Four killed as South Africans loot immigrants' shops - CNBC Africa

Four killed as South Africans loot immigrants' shops

Southern Africa

by Reuters 0

Four killed as South Africans loot immigrants' shops. PHOTOS: pix.avaxnews

Four people were killed and shops owned by immigrants in South African townships in the coastal city of Durban looted and burnt, police said on Monday, as violence between residents and foreign nationals escalated.

Those killed include an Ethiopian, whose shop was petrol bombed last week, an African immigrant whose nationality was not immediately known and two South Africans, police spokesman Thulani Zwane said.

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Hundreds of people fled their homes after the violence broke out two weeks ago, while police said 28 people have been arrested for looting and torching immigrants' shops.

"We received reports that some of the shops belonging to foreign nationals were looted and some of them were burnt down overnight," Zwane said.

South Africa, with a population of about 50 million, is home to an estimated 5 million immigrants.

Some politicians and residents say some of the immigrants are in the country illegally and accused them of committing crimes and taking over local shops and jobs.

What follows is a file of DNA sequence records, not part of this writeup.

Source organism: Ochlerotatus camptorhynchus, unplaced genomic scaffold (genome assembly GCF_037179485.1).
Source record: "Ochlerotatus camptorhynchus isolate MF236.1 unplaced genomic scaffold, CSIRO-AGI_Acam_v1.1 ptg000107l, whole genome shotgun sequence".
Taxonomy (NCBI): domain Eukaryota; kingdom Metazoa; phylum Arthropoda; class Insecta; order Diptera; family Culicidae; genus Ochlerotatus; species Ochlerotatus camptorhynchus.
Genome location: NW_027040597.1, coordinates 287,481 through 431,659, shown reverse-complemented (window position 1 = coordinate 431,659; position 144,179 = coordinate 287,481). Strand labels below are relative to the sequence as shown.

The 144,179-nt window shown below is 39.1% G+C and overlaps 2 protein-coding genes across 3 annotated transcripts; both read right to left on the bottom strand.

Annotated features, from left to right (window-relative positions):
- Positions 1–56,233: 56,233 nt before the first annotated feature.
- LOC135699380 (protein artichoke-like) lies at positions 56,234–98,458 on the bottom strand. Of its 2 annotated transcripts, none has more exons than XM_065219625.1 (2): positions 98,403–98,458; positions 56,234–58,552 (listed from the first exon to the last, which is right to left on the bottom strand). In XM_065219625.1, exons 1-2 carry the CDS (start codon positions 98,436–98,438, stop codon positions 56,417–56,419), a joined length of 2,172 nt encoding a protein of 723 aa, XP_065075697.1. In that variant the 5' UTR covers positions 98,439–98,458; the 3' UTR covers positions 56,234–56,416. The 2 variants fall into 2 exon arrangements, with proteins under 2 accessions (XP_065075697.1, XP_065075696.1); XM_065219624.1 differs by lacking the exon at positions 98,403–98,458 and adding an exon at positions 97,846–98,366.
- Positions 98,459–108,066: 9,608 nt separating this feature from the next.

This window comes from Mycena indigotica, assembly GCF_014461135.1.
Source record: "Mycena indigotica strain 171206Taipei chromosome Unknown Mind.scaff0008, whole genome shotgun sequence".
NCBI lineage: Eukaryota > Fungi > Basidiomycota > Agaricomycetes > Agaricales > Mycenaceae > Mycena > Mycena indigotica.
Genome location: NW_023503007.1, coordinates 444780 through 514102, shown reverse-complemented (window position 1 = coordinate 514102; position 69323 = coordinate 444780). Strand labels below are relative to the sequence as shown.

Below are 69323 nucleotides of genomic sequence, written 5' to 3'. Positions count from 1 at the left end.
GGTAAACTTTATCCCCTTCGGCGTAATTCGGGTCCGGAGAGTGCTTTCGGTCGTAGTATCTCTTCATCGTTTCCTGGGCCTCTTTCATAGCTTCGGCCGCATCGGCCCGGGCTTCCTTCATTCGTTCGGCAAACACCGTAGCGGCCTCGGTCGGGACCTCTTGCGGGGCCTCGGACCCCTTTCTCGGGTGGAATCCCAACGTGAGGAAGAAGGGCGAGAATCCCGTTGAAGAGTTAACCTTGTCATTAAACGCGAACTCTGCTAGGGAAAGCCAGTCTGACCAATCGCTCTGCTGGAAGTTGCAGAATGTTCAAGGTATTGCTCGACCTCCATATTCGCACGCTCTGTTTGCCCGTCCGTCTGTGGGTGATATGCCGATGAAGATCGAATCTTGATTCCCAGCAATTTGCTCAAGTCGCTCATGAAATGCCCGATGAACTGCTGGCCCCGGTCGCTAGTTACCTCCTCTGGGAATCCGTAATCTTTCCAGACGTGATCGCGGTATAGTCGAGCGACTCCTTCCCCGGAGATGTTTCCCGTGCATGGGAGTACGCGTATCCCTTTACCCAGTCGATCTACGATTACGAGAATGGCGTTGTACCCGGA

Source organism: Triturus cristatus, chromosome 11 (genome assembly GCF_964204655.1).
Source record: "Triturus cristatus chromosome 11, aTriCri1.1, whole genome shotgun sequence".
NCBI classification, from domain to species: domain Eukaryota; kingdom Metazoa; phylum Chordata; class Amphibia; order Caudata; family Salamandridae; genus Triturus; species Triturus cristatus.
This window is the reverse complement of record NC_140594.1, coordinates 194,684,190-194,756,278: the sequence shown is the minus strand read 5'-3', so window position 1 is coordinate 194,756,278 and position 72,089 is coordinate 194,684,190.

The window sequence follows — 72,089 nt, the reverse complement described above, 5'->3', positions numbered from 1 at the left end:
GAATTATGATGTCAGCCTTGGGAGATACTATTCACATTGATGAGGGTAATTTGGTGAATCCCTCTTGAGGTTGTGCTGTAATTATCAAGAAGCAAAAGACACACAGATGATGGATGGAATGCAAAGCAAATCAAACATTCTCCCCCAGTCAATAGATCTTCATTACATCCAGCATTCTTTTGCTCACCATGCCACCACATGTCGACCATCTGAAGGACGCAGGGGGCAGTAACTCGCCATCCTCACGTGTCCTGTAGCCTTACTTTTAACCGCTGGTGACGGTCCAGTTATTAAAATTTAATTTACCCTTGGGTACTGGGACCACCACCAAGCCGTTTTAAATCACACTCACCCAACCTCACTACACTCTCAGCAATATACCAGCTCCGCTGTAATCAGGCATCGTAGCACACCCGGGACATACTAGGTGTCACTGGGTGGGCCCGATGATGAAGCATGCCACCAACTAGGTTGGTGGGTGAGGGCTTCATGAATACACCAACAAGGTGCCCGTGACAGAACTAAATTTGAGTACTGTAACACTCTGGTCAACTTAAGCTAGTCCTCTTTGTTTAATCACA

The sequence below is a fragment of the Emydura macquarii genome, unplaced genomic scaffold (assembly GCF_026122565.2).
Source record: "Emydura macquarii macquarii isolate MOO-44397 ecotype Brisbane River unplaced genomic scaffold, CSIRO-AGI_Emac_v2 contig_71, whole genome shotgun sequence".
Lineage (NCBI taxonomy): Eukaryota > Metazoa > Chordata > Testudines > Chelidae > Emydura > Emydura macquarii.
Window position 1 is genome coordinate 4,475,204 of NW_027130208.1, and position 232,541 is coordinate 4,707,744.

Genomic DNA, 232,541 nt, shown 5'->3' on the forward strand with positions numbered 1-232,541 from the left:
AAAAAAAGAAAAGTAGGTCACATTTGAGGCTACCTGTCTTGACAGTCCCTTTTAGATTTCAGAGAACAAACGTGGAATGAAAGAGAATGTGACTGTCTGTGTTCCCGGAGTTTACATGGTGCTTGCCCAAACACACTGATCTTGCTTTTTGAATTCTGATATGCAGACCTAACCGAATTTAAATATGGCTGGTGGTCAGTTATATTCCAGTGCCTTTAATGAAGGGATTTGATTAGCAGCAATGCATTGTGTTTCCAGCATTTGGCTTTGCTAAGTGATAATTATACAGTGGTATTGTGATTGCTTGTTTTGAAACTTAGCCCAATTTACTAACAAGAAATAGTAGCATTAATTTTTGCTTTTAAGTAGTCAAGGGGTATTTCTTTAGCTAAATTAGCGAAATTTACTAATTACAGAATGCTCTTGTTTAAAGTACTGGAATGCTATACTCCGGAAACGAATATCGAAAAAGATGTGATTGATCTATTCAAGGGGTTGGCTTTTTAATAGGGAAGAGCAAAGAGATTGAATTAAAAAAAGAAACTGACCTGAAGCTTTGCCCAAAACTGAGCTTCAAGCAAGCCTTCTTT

Some foreign nationals say they are legally in the country, running businesses to provide services for the residents.

South Africa's unemployment stood at 24 percent in the fourth quarter of 2014, according to government data.

President Jacob Zuma on Sunday called for an end to the violence and directed the police and the home affairs ministers to work with local officials to stop the violence and enforce laws to curb the growth of illegal trading and unlicensed shops.

"We reiterate that there can be no justification for attacking foreign nationals," Zuma said in a statement.

"Those who are in the country illegally should be reported to the police and they will be returned to their countries of origin in a lawful manner."

In 2008, more than 60 foreigners were killed in violence that analysts believe had its roots in tensions over a lack of jobs. South African unemployment is around 25 percent and youth joblessness is nearer to 40 percent.